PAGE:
The Charm Offensive: Chapter 5

Listen to this article

(This is a continuation of the serial novel: The Charm Offensive. Please read the previous chapter.)

After a particularly restless night, the next morning Delores walked into the kitchen expecting to see Cook well into her morning tasks, but instead, there was Benny, seated at the table eating a boiled egg accompanied by several pieces of cold chicken.

“Morning, Miss Delores.” He said, using both fork and knife to cut into the chicken leg on his plate.

“Morning,” she said. He did not look as she remembered him from their Hollis Street days, when he could be found lurking the hallways, shirttail out, face darkened with several days’ stubble.  Today he was spit shine, as neat and clean as her father had been, as cologned and freshly talced as her husband had been. Still even with all his effort, she smirked as her eyes looked down to his shoes, their soles slightly rundown, one lace threatening to come undone, he was no Herbert Halethorpe. Of course, Herbert Halethorpe was not spit shine. He was brand spanking new, a pair of men’s Florsheim wingtips fresh from the warehouse each and every day of the week.  Just as he had been 18 years earlier, the first day they met, when she was twenty.

When Delores first arrived in Baltimore, she shared a small attic room with another girl at a rooming house for single Christian women. She had applied several times to the school system but even with exemplary secretarial school recommendations, she had been stuck in the school system’s steno pool going on a year. She had only just started dating the good man, who she would later marry, but at that time had had no thoughts about getting serious. And this was fine with the man, because even back then, he was a good man, a patient man.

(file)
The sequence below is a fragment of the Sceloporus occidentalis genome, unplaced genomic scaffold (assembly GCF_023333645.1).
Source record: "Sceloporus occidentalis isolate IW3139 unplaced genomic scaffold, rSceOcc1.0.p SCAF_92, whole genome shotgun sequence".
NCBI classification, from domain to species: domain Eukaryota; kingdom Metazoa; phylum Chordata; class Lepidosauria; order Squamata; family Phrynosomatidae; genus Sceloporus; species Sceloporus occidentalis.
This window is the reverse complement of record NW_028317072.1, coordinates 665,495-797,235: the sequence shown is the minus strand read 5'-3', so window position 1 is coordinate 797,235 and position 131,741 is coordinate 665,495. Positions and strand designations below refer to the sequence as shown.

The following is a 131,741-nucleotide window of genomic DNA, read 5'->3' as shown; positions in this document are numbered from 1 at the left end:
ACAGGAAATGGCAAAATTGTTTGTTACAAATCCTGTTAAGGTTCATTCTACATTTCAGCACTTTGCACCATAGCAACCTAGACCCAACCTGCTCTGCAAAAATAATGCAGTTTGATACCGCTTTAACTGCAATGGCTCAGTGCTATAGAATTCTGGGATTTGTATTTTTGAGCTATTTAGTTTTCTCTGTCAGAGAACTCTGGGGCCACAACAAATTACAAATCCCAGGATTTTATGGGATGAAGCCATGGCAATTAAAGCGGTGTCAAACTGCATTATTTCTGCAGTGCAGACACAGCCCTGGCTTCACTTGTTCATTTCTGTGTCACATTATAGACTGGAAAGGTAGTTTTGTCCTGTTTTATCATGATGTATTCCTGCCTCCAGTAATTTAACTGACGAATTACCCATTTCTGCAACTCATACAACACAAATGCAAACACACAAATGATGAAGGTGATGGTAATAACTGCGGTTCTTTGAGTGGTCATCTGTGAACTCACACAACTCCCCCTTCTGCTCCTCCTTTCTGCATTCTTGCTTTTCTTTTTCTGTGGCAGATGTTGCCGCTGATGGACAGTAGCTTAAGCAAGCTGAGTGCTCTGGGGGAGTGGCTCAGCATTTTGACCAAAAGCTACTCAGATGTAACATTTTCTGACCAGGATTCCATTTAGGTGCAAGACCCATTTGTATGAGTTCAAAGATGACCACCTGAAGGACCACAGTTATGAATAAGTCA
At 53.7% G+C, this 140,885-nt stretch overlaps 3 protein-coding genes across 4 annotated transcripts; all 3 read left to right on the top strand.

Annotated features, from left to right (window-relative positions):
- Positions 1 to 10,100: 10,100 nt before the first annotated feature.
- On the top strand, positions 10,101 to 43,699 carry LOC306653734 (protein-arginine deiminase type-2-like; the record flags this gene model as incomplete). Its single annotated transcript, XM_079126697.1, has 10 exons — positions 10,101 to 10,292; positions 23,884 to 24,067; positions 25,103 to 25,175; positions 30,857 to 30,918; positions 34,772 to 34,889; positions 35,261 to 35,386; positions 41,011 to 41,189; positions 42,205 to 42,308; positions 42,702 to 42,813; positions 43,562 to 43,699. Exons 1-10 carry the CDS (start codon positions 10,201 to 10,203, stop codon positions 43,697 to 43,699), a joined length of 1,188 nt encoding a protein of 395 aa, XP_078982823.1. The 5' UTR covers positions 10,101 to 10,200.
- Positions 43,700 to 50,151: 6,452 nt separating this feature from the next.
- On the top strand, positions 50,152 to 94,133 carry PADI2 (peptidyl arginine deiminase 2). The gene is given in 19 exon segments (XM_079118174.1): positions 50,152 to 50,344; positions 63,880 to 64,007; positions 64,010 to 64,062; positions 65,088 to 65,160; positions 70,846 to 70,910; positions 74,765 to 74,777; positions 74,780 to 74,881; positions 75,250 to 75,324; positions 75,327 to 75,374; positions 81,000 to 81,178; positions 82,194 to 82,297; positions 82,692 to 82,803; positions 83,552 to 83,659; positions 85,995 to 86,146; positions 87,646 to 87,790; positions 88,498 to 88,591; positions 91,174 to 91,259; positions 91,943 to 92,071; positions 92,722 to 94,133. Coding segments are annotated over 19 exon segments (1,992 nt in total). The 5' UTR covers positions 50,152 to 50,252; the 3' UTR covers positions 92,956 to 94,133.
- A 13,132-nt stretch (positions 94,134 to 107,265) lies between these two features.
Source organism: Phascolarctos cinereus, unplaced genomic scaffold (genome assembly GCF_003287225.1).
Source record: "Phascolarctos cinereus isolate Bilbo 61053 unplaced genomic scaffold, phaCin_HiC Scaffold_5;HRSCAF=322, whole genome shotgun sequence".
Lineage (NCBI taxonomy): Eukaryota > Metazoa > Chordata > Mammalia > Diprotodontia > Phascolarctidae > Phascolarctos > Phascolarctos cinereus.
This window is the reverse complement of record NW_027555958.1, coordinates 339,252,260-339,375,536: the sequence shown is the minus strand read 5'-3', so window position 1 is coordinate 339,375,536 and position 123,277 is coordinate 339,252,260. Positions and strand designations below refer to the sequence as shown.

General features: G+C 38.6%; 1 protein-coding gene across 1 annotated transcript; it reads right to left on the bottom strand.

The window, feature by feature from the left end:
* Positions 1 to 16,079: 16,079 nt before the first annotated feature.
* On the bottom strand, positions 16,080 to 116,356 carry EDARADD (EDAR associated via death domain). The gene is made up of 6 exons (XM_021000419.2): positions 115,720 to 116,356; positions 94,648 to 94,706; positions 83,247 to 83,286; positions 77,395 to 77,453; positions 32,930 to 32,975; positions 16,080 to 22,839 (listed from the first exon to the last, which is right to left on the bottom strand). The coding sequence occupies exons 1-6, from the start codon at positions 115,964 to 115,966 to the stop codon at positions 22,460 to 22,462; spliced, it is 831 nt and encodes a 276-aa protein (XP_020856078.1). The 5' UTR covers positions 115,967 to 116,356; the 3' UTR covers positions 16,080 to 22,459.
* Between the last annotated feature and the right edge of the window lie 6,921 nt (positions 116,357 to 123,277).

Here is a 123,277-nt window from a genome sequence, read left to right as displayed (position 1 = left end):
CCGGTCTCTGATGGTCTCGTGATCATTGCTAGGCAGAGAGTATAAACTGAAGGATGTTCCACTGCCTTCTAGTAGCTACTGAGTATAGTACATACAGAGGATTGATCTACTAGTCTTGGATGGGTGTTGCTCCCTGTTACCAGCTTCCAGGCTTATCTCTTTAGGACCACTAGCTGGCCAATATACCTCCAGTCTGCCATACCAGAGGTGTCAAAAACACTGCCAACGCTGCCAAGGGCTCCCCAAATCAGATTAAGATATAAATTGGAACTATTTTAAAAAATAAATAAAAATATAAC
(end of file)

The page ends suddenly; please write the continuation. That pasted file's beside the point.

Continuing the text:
All she knew was his name, Herbert Halethorpe, and that he was a well-known businessman and philanthropist. One of Baltimore’s “big thinkers” who served on several academic boards, including Baltimore’s school board, chairing the Committee on Attainment Levels for Colored and Nonnative Born Youth.

The rumor was he needed a girl, a “good girl” to work several hours a week as an aide. Hearing this, Delores paid little mind. She had been up for several assignments that would have gotten her out of the pool, but had been passed over by other less qualified white clerk typists, even a girl from Copenhagen, who barely spoke English, and who said she had arrived at Baltimore docks on a tramp steamer.